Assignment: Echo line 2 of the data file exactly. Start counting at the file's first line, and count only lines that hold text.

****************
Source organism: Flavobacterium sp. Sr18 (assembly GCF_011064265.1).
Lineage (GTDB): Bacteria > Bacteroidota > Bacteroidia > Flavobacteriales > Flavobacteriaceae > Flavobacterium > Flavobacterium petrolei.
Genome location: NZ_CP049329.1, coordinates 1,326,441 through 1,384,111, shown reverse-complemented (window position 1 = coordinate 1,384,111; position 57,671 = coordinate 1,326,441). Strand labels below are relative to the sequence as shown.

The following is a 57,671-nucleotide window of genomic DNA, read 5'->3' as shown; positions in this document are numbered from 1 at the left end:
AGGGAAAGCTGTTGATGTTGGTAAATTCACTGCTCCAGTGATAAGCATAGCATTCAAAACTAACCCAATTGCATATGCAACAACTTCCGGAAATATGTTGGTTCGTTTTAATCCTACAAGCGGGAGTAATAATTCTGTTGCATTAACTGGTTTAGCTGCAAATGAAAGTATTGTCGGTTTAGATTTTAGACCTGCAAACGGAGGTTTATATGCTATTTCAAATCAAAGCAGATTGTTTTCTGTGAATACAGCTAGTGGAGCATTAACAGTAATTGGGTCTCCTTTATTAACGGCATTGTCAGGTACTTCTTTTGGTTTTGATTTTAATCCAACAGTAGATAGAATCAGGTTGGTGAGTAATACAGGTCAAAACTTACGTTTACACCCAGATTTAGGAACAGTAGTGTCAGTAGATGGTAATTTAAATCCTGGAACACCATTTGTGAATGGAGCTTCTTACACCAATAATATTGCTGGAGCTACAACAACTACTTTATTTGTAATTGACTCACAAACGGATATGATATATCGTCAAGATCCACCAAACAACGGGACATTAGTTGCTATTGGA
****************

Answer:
Lineage (GTDB): Bacteria > Bacteroidota > Bacteroidia > Flavobacteriales > Flavobacteriaceae > Flavobacterium > Flavobacterium petrolei.